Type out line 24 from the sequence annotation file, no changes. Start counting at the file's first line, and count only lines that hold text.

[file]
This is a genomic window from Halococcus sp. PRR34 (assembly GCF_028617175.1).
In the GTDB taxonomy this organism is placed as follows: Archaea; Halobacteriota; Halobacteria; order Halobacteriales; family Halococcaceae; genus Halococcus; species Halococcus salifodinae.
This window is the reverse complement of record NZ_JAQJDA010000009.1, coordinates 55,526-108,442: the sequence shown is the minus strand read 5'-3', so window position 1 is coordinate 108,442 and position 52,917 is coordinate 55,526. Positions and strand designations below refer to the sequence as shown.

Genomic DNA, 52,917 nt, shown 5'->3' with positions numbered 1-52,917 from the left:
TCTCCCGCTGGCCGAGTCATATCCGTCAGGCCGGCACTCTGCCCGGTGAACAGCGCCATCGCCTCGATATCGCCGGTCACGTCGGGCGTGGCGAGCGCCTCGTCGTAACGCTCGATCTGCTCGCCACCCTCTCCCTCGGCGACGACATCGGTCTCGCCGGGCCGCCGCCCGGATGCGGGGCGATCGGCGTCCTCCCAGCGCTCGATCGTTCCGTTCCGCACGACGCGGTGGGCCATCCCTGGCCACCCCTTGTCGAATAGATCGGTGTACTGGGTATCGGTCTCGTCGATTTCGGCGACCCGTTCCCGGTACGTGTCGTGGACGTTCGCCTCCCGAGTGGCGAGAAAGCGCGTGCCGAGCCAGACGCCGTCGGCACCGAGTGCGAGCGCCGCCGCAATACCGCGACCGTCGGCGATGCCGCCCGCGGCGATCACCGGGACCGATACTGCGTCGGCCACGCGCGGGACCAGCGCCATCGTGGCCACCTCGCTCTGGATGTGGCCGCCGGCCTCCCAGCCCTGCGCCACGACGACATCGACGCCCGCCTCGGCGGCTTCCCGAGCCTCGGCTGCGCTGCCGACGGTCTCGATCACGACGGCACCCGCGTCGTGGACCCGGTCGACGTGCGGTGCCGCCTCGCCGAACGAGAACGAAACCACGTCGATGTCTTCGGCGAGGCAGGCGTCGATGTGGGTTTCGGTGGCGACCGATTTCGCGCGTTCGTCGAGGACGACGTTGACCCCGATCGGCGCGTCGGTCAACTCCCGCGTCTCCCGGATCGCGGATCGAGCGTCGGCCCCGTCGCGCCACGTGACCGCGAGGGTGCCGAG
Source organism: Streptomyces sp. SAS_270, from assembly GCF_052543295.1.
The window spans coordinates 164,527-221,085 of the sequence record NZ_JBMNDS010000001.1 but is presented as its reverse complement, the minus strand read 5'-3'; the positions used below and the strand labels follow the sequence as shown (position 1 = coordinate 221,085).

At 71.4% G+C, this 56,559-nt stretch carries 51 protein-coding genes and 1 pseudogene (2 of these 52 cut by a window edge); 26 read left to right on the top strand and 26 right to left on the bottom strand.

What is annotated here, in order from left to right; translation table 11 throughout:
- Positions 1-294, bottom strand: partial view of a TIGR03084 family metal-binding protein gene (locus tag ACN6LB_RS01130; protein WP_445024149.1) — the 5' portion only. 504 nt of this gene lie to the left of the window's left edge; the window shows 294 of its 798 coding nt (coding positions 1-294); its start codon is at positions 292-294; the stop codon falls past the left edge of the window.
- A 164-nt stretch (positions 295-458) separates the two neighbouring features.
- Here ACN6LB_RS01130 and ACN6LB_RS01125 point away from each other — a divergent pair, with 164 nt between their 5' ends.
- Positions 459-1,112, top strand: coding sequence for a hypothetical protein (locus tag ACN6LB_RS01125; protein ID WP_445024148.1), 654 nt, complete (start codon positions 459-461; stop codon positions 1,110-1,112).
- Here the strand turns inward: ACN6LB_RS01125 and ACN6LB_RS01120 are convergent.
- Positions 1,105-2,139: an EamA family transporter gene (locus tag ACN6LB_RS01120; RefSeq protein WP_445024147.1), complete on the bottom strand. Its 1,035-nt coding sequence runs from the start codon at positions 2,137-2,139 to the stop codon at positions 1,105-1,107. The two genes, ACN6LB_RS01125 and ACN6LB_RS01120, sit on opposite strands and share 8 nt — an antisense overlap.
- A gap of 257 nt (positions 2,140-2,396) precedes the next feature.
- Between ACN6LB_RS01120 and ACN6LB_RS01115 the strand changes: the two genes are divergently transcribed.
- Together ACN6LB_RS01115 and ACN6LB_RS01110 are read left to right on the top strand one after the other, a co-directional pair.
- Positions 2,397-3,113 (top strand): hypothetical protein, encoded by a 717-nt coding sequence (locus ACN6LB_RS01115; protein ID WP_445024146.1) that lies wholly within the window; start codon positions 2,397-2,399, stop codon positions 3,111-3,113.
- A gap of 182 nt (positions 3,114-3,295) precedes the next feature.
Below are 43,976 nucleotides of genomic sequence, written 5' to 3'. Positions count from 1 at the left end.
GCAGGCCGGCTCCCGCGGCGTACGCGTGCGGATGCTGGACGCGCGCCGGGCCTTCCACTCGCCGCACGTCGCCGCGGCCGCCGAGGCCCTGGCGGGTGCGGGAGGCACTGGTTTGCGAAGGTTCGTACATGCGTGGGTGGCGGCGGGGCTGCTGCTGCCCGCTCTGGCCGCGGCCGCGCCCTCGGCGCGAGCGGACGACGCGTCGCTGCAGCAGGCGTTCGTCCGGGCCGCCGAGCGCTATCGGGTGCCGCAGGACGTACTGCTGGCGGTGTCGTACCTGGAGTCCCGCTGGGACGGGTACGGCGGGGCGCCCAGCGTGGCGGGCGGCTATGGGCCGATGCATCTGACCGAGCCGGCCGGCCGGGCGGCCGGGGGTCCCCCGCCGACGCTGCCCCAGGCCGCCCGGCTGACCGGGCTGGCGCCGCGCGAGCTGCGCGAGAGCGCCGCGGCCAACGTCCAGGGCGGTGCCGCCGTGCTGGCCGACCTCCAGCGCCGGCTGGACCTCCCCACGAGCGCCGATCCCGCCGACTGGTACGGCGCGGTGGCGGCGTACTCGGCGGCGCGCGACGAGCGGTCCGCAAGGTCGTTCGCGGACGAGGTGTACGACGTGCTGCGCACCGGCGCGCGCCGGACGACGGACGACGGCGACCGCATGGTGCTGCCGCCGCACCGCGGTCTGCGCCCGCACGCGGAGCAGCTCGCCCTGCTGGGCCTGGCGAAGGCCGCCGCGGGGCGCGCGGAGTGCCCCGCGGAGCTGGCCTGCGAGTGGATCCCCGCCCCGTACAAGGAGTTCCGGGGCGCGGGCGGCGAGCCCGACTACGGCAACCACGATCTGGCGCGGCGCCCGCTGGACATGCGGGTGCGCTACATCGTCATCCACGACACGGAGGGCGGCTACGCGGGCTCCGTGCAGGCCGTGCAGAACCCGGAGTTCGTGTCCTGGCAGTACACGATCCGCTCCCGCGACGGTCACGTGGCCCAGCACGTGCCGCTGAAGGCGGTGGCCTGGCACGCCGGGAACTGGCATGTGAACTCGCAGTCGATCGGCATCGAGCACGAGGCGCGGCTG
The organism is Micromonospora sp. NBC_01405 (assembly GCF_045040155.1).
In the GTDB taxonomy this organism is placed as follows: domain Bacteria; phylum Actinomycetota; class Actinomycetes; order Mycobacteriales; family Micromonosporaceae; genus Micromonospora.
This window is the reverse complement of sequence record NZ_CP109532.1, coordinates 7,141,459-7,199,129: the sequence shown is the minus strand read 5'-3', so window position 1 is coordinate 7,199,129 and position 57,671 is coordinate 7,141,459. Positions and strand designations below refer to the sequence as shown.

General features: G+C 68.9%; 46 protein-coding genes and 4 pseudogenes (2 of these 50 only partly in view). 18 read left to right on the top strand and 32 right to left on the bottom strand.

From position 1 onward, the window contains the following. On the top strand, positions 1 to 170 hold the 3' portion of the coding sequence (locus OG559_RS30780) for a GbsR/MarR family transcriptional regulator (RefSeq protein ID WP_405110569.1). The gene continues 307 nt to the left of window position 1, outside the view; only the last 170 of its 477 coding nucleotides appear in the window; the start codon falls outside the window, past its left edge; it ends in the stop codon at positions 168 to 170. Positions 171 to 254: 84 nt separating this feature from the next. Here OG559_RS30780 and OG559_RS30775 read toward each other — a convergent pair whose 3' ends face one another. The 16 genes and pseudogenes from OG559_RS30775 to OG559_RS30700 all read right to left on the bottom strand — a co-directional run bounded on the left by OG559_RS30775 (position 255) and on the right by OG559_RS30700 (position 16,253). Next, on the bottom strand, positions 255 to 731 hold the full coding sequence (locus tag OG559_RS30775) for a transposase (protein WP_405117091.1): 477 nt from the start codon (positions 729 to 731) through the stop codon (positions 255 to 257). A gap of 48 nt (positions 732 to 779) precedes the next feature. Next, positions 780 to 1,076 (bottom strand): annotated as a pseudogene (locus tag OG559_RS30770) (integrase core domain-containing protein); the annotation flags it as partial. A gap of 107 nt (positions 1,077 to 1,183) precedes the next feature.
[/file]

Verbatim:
In the GTDB taxonomy this organism is placed as follows: domain Bacteria; phylum Actinomycetota; class Actinomycetes; order Mycobacteriales; family Micromonosporaceae; genus Micromonospora.